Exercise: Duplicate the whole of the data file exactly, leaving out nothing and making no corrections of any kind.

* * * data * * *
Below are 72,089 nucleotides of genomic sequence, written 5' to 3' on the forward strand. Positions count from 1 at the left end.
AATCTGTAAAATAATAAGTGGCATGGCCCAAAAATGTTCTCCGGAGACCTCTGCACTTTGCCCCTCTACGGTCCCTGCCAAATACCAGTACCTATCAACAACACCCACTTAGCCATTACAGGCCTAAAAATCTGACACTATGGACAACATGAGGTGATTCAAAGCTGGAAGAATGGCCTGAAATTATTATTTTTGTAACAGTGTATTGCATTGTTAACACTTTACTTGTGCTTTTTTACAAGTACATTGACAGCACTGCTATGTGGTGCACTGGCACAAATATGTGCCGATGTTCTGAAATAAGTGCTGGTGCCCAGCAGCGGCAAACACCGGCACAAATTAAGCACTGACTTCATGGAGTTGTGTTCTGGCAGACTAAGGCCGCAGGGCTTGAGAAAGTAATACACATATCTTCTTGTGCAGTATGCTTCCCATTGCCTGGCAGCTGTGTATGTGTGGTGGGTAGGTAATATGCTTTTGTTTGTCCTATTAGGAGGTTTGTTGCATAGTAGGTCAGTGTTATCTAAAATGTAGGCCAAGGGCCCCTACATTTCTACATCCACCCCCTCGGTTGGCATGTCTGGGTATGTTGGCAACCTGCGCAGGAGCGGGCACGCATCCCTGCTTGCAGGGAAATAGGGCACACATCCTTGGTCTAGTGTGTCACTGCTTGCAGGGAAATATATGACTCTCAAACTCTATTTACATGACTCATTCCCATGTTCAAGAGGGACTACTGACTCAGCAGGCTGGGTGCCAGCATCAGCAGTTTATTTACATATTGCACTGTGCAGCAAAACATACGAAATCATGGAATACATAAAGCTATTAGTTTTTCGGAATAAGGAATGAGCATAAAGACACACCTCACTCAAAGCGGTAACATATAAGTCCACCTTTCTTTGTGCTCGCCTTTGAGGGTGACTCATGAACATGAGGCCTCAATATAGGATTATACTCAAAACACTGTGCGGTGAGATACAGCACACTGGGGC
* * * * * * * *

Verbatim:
Below are 72,089 nucleotides of genomic sequence, written 5' to 3' on the forward strand. Positions count from 1 at the left end.
AATCTGTAAAATAATAAGTGGCATGGCCCAAAAATGTTCTCCGGAGACCTCTGCACTTTGCCCCTCTACGGTCCCTGCCAAATACCAGTACCTATCAACAACACCCACTTAGCCATTACAGGCCTAAAAATCTGACACTATGGACAACATGAGGTGATTCAAAGCTGGAAGAATGGCCTGAAATTATTATTTTTGTAACAGTGTATTGCATTGTTAACACTTTACTTGTGCTTTTTTACAAGTACATTGACAGCACTGCTATGTGGTGCACTGGCACAAATATGTGCCGATGTTCTGAAATAAGTGCTGGTGCCCAGCAGCGGCAAACACCGGCACAAATTAAGCACTGACTTCATGGAGTTGTGTTCTGGCAGACTAAGGCCGCAGGGCTTGAGAAAGTAATACACATATCTTCTTGTGCAGTATGCTTCCCATTGCCTGGCAGCTGTGTATGTGTGGTGGGTAGGTAATATGCTTTTGTTTGTCCTATTAGGAGGTTTGTTGCATAGTAGGTCAGTGTTATCTAAAATGTAGGCCAAGGGCCCCTACATTTCTACATCCACCCCCTCGGTTGGCATGTCTGGGTATGTTGGCAACCTGCGCAGGAGCGGGCACGCATCCCTGCTTGCAGGGAAATAGGGCACACATCCTTGGTCTAGTGTGTCACTGCTTGCAGGGAAATATATGACTCTCAAACTCTATTTACATGACTCATTCCCATGTTCAAGAGGGACTACTGACTCAGCAGGCTGGGTGCCAGCATCAGCAGTTTATTTACATATTGCACTGTGCAGCAAAACATACGAAATCATGGAATACATAAAGCTATTAGTTTTTCGGAATAAGGAATGAGCATAAAGACACACCTCACTCAAAGCGGTAACATATAAGTCCACCTTTCTTTGTGCTCGCCTTTGAGGGTGACTCATGAACATGAGGCCTCAATATAGGATTATACTCAAAACACTGTGCGGTGAGATACAGCACACTGGGGC